If I asked you to consider public speaking this year, how would you feel? You might be interested (then keep reading) or you may feel sick at the thought (then definitely keep reading!).

You see, public speaking anxiety is a common issue for many people. It can range from feeling a little bit nervous to having a paralyzing fear.

But if you are someone who experiences anxiety when speaking in front of a group, there are ways to help manage and reduce the stress.

Know How It Makes You Feel

First and foremost, it’s important to remember that almost everyone has nerves when speaking in public and it is a totally normal feeling.

Acknowledging that you are feeling anxious can help you to take steps to manage it. Being in denial won’t help you make any progress!

Once you’re able to recognise what you’re feeling, you can start working on how to change your mindset on it, and what in particular gives you these feelings.

For example, you may be feeling afraid because you’re worried about having everyone’s eyes on you. And if that’s the case, you won’t be the only one with this fear.


All Eyes On You

Many natural fears stem from our pre-historic roots, and this includes ‘being in the spotlight’.

Back then, humans perceived being watched as an existential threat, as if you were being watched – it was likely by something that wanted to eat you!

Humans also fear judgement, and being kicked out of their small communities. In caveman terms, once alone, survival would be much more difficult!

Because of this, even in a modern society our brains are still wired the same way. So when we attempt public speaking we may sometimes show signs of fear that stem from feeling in danger – sweating, unsteady breathing, freezing , the fight-or-flight response.

How do we react to these symptoms? As we would in pre-historic times, we use our survival instincts. For most people, this could be avoiding eye-contact. If I can’t see you (predator), then you can’t see me, right?

On stage the worst thing you can do is avoid eye contact with your audience, it really won’t help! And I promise there’s a solution to this!

Human Generosity

When public speaking, the main thought you might have is that all eyes are on you, and that you’re the main focus for everyone, including yourself – right? That keeps you panicky and in your own head.

So, the solution is simple. Turn your attention onto the audience instead. Or to be more specific – focus on helping your audience. Boost your generosity. Rather than thinking – ‘what should I say next?’, think – ‘what do the audience need to hear next?’

Helping others has been scientifically proven to help YOU out as well, by essentially calming you and decreasing the likelihood of that fight-or-flight response.

Take it from me – one of my favourite things to do is to coach my clients and help them flourish.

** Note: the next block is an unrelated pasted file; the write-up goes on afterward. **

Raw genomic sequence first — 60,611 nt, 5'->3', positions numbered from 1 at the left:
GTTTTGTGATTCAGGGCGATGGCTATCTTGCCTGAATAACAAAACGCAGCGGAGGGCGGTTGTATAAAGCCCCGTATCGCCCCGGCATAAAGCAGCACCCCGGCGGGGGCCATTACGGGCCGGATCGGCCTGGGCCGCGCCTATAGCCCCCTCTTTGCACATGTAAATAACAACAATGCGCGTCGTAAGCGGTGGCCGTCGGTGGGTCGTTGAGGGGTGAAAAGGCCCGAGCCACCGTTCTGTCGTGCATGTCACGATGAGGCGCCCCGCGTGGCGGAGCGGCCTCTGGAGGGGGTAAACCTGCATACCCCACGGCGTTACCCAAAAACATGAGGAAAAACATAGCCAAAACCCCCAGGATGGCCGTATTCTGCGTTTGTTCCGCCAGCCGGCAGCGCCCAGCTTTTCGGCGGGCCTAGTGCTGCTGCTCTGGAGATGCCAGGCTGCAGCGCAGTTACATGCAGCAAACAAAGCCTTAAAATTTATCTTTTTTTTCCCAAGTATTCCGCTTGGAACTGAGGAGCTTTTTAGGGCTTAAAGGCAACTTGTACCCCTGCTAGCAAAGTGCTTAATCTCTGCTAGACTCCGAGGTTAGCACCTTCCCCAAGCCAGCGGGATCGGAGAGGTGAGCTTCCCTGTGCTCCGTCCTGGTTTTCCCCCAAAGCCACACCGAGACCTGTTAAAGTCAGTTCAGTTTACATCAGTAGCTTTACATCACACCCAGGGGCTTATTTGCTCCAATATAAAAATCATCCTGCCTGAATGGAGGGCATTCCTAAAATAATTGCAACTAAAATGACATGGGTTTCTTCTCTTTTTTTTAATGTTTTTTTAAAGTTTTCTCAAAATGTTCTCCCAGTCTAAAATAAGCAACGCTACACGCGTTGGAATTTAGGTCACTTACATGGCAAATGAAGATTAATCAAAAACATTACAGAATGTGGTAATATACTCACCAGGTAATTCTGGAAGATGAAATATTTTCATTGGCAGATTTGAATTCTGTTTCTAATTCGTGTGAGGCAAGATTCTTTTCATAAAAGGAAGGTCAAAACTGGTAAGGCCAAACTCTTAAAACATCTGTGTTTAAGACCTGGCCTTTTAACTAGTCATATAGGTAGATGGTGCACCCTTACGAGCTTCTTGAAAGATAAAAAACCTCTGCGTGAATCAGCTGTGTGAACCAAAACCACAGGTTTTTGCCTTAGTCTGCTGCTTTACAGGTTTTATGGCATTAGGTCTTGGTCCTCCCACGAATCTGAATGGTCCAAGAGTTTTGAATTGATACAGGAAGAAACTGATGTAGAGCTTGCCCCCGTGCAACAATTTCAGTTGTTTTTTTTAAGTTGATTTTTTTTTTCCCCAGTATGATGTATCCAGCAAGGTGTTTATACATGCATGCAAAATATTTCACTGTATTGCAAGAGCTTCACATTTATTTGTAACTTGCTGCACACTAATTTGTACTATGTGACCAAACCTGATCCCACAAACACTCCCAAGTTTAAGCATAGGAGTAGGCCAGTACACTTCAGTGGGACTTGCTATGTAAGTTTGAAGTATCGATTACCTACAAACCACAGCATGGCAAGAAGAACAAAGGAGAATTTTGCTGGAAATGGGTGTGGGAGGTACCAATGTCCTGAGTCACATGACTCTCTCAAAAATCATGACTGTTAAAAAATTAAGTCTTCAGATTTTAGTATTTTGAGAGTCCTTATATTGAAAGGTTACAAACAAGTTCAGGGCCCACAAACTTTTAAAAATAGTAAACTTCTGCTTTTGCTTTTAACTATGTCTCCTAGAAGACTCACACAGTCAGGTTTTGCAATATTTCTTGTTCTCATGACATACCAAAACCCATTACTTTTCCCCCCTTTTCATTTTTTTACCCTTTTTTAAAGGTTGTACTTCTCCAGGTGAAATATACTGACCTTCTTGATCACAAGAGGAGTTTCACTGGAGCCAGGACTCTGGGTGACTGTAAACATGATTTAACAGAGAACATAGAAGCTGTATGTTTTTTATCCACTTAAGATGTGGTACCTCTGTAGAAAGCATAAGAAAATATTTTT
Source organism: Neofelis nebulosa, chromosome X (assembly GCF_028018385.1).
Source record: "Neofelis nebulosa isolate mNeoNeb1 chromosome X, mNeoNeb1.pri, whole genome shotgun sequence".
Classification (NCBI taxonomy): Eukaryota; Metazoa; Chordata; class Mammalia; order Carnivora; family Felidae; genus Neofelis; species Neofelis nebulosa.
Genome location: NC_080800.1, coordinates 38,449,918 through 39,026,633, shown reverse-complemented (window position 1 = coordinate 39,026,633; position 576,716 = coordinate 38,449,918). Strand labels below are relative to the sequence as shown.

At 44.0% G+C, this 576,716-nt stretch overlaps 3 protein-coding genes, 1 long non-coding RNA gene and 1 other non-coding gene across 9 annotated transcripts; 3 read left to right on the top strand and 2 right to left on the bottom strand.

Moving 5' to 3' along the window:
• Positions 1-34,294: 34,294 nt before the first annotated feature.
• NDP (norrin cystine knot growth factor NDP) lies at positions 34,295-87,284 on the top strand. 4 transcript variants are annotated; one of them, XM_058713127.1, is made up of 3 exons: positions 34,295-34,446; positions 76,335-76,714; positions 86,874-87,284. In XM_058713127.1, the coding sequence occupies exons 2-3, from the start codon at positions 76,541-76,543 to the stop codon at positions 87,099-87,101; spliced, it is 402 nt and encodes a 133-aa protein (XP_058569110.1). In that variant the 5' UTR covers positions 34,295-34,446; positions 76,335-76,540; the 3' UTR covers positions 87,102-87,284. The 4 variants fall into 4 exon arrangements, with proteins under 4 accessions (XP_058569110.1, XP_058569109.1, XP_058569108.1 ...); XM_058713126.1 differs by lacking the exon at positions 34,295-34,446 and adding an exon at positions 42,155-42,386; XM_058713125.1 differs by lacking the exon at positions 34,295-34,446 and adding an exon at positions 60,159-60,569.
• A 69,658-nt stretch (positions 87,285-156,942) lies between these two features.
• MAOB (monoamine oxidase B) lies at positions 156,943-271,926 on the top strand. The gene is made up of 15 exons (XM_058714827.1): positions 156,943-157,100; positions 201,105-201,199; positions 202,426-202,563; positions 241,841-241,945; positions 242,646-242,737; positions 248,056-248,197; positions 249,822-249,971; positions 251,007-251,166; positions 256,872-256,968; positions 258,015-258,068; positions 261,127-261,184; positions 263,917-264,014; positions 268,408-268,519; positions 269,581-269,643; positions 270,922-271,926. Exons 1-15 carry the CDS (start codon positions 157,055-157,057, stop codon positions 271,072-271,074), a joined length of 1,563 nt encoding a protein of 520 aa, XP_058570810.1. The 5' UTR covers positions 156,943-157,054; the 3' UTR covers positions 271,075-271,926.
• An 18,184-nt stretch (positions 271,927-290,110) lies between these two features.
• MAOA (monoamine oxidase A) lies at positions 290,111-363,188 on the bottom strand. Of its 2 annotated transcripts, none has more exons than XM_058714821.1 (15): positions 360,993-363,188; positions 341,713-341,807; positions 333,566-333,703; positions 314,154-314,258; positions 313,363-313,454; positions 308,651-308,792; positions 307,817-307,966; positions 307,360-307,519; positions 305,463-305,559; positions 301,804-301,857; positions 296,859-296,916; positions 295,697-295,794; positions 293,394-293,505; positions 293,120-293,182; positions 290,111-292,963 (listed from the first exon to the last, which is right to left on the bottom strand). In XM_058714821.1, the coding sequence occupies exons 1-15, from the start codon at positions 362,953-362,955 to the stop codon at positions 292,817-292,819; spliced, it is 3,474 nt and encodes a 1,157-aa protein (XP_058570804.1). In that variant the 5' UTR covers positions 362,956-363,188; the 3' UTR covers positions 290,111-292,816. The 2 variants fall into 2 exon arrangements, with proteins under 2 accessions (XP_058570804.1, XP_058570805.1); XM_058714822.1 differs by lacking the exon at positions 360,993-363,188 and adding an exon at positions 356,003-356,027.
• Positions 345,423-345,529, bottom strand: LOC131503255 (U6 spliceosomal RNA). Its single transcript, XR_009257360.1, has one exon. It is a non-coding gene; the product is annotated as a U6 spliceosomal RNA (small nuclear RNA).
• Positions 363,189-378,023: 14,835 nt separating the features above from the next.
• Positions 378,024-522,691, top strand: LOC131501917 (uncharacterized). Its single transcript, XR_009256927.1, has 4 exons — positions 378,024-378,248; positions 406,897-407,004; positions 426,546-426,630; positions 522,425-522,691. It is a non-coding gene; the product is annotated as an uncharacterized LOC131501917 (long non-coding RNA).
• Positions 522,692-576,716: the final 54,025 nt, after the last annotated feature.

But how can generosity be linked to public speaking?

Focusing On Your Audience

Think about your audience before you even begin your speech. Often, the build-up can be more nerve-wracking than actually DOING it, so start asking yourself about the audience.

How many people will be there? What sort of people will they be (for example, co-workers), will you know anyone?

The more personally you can identify the audience members, the more you can figure out how to address them, and what you think they’ll want to hear.

Think about this as you start speaking – remind yourself that the speech isn’t just about you, it’s about sharing your message with your audience, and delivering them something useful (whether it’s a product, inspiration, or just advice!).

And finally – eye-contact!! I cannot stress enough the power eye-contact has – and if you do it right, it can really make a speech feel more personal.

Rather than looking at the group as a whole, you need to look at each person individually, at different points and taking your time. What makes you feel more noticed and acknowledged, than having someone look directly at you? Only this time it won’t feel nerve-wracking, it will feel like a genuine, human interaction.

Practice Makes Perfect

Finally, you should remind yourself that everyone in the audience is rooting for you. No one wants to listen to a bad speech! Practising these skills can help you keep a positive mindset which can help you to stay focused and give your best presentation.

Public speaking anxiety can be daunting, but with the right preparation and attitude, it can become manageable. And you don’t have to practice alone – I can help you!

On the 28th January we will be hosting our next Strictly Come Speaking event; a safe, supportive environment for you and other like-minded women to learn public speaking skills, develop confidence and listen to incredible speakers share their stories!

If this is something you’re interested in, grab your FREE ticket here.

Cheryl xx

PS – The genetic blueprint really helps with understanding who you are and what you are here to do – fill in this 2-minute questionnaire and I will send you your own ‘genetic blueprint’ which will help you understand yourself so you can begin to find your why! You will find it here.

PPS – If the link doesn’t work for any reason (sometimes technology has a bad day) then email me on cheryl@cheryl-chapman.com and I will sort it out for you!

PPS – If you liked this blog and want to read more blogs surrounding female empowerment, you can find last week’s here: ‘Co-operation and Collaboration

“I’m on a global mission to help 10 million disheartened souls, who are at a crossroads, to STOP asking why me? And START saying why not me!”

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